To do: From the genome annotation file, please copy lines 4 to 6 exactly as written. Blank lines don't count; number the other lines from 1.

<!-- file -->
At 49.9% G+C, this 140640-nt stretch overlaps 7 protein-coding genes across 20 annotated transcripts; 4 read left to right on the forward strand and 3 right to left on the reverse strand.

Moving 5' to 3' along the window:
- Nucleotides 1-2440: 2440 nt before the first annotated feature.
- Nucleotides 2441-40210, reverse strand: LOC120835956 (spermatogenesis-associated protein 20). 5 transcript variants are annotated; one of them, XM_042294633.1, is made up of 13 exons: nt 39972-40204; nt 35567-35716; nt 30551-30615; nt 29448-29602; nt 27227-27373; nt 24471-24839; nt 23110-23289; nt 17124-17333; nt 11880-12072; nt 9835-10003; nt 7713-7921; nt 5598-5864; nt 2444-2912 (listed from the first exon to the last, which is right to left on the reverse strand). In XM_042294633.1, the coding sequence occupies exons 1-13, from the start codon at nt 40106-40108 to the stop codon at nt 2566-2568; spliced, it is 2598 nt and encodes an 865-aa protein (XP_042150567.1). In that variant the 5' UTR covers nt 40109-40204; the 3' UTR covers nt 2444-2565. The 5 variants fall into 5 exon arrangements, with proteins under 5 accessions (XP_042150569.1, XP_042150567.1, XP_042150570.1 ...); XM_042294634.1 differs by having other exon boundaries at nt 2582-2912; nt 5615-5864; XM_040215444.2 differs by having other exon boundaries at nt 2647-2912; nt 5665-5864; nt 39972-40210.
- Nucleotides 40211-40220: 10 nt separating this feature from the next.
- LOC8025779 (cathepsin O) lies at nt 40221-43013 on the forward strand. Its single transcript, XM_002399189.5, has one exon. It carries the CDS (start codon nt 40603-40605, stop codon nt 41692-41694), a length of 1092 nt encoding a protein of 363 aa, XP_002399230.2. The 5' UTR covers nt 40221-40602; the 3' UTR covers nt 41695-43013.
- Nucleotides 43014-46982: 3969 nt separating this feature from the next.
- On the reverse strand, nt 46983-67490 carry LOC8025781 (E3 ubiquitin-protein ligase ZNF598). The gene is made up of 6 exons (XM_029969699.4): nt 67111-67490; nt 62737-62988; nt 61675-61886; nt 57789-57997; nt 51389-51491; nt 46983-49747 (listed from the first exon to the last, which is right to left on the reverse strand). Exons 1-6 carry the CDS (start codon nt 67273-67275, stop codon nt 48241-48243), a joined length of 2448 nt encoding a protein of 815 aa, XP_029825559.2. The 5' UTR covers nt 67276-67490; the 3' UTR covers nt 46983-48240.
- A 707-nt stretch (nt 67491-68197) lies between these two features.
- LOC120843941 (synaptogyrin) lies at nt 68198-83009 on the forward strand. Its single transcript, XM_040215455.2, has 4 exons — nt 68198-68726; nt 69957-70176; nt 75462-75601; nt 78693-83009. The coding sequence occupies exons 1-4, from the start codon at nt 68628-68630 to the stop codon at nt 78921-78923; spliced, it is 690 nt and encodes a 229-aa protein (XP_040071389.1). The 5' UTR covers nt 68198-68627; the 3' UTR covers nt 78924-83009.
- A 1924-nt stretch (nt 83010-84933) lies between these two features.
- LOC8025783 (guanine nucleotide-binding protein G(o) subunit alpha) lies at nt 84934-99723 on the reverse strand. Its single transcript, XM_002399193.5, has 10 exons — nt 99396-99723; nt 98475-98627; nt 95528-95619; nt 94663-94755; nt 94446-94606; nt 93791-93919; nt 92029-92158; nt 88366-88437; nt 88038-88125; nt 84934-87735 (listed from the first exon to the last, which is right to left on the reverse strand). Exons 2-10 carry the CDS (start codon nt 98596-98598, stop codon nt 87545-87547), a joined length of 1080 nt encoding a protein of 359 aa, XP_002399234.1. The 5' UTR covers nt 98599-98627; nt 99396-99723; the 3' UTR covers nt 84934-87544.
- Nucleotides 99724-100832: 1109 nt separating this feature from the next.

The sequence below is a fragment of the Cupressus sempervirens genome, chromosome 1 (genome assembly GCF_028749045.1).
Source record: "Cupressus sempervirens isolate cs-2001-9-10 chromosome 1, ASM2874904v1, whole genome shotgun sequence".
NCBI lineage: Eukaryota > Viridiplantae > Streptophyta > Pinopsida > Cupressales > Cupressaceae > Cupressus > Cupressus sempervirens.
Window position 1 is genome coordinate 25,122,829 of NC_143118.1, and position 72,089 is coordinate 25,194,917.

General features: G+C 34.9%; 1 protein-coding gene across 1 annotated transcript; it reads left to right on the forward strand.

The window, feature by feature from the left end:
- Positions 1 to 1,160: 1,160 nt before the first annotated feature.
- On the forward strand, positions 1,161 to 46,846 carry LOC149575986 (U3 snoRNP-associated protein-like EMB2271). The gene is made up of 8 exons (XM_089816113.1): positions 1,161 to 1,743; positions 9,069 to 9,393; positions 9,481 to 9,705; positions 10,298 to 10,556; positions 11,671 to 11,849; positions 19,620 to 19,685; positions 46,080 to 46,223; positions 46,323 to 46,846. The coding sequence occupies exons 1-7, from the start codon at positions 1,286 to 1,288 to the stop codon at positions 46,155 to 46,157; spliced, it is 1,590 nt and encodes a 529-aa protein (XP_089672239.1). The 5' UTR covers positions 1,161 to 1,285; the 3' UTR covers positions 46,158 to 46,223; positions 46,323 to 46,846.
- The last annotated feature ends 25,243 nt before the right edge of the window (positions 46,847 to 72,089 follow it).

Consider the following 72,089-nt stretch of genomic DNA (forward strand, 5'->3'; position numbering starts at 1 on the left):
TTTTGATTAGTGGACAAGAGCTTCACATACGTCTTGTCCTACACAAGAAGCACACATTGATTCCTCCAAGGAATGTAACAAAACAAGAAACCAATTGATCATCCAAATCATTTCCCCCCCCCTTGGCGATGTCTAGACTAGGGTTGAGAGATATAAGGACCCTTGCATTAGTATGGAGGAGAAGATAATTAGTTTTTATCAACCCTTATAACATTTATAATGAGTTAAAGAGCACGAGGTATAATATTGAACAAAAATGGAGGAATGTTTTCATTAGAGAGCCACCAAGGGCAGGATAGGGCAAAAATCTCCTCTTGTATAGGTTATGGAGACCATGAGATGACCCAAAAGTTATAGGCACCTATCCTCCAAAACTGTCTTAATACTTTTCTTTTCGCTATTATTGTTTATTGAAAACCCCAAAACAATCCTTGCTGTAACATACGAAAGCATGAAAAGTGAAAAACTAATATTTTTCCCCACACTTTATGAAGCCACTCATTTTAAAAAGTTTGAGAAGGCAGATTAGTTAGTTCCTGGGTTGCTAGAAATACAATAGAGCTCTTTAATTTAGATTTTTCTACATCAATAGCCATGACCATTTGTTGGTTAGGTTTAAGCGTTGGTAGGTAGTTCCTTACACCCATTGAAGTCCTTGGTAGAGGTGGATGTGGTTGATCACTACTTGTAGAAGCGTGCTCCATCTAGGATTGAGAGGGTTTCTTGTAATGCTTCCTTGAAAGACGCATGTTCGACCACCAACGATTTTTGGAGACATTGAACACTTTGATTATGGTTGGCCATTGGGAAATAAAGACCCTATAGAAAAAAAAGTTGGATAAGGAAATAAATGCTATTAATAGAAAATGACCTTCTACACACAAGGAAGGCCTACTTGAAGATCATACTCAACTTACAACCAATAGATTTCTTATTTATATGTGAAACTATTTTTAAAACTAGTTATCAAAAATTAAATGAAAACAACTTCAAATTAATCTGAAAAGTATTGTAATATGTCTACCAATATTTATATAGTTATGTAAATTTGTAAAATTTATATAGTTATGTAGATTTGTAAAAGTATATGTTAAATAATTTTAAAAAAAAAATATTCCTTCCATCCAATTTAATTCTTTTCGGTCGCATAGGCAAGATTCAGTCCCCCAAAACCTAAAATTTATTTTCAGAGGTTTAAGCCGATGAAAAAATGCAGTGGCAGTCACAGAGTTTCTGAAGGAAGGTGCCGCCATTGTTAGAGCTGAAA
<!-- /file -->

- Nucleotides 2441-40210, reverse strand: LOC120835956 (spermatogenesis-associated protein 20). 5 transcript variants are annotated; one of them, XM_042294633.1, is made up of 13 exons: nt 39972-40204; nt 35567-35716; nt 30551-30615; nt 29448-29602; nt 27227-27373; nt 24471-24839; nt 23110-23289; nt 17124-17333; nt 11880-12072; nt 9835-10003; nt 7713-7921; nt 5598-5864; nt 2444-2912 (listed from the first exon to the last, which is right to left on the reverse strand). In XM_042294633.1, the coding sequence occupies exons 1-13, from the start codon at nt 40106-40108 to the stop codon at nt 2566-2568; spliced, it is 2598 nt and encodes an 865-aa protein (XP_042150567.1). In that variant the 5' UTR covers nt 40109-40204; the 3' UTR covers nt 2444-2565. The 5 variants fall into 5 exon arrangements, with proteins under 5 accessions (XP_042150569.1, XP_042150567.1, XP_042150570.1 ...); XM_042294634.1 differs by having other exon boundaries at nt 2582-2912; nt 5615-5864; XM_040215444.2 differs by having other exon boundaries at nt 2647-2912; nt 5665-5864; nt 39972-40210.
- Nucleotides 40211-40220: 10 nt separating this feature from the next.
- LOC8025779 (cathepsin O) lies at nt 40221-43013 on the forward strand. Its single transcript, XM_002399189.5, has one exon. It carries the CDS (start codon nt 40603-40605, stop codon nt 41692-41694), a length of 1092 nt encoding a protein of 363 aa, XP_002399230.2. The 5' UTR covers nt 40221-40602; the 3' UTR covers nt 41695-43013.